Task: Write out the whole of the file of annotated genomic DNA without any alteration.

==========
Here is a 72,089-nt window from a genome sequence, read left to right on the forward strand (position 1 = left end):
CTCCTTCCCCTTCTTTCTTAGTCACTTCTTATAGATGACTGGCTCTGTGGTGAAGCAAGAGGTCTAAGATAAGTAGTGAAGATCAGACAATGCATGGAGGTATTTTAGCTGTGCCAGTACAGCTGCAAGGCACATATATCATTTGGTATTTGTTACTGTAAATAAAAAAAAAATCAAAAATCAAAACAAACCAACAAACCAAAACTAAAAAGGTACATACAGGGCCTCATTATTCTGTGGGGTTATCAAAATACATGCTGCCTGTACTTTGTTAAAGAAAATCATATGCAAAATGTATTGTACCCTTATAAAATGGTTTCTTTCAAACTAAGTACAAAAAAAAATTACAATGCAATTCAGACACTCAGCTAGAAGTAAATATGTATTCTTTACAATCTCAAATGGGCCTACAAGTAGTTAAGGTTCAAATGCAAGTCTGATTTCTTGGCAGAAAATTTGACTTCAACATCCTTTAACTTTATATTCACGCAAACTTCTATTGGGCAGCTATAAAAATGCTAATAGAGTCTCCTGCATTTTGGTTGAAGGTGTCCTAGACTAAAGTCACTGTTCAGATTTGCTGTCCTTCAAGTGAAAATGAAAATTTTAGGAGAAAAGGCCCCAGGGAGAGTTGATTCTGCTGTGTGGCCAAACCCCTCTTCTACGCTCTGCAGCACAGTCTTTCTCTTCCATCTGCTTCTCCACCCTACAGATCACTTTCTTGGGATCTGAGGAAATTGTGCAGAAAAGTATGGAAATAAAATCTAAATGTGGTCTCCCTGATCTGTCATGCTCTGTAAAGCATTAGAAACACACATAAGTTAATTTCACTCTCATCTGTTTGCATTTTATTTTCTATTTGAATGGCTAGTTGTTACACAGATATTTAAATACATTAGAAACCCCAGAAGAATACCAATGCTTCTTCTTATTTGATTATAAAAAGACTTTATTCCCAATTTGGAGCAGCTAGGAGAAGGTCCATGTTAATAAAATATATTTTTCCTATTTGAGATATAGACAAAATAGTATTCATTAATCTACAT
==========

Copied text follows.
Here is a 72,089-nt window from a genome sequence, read left to right on the forward strand (position 1 = left end):
CTCCTTCCCCTTCTTTCTTAGTCACTTCTTATAGATGACTGGCTCTGTGGTGAAGCAAGAGGTCTAAGATAAGTAGTGAAGATCAGACAATGCATGGAGGTATTTTAGCTGTGCCAGTACAGCTGCAAGGCACATATATCATTTGGTATTTGTTACTGTAAATAAAAAAAAAATCAAAAATCAAAACAAACCAACAAACCAAAACTAAAAAGGTACATACAGGGCCTCATTATTCTGTGGGGTTATCAAAATACATGCTGCCTGTACTTTGTTAAAGAAAATCATATGCAAAATGTATTGTACCCTTATAAAATGGTTTCTTTCAAACTAAGTACAAAAAAAAATTACAATGCAATTCAGACACTCAGCTAGAAGTAAATATGTATTCTTTACAATCTCAAATGGGCCTACAAGTAGTTAAGGTTCAAATGCAAGTCTGATTTCTTGGCAGAAAATTTGACTTCAACATCCTTTAACTTTATATTCACGCAAACTTCTATTGGGCAGCTATAAAAATGCTAATAGAGTCTCCTGCATTTTGGTTGAAGGTGTCCTAGACTAAAGTCACTGTTCAGATTTGCTGTCCTTCAAGTGAAAATGAAAATTTTAGGAGAAAAGGCCCCAGGGAGAGTTGATTCTGCTGTGTGGCCAAACCCCTCTTCTACGCTCTGCAGCACAGTCTTTCTCTTCCATCTGCTTCTCCACCCTACAGATCACTTTCTTGGGATCTGAGGAAATTGTGCAGAAAAGTATGGAAATAAAATCTAAATGTGGTCTCCCTGATCTGTCATGCTCTGTAAAGCATTAGAAACACACATAAGTTAATTTCACTCTCATCTGTTTGCATTTTATTTTCTATTTGAATGGCTAGTTGTTACACAGATATTTAAATACATTAGAAACCCCAGAAGAATACCAATGCTTCTTCTTATTTGATTATAAAAAGACTTTATTCCCAATTTGGAGCAGCTAGGAGAAGGTCCATGTTAATAAAATATATTTTTCCTATTTGAGATATAGACAAAATAGTATTCATTAATCTACAT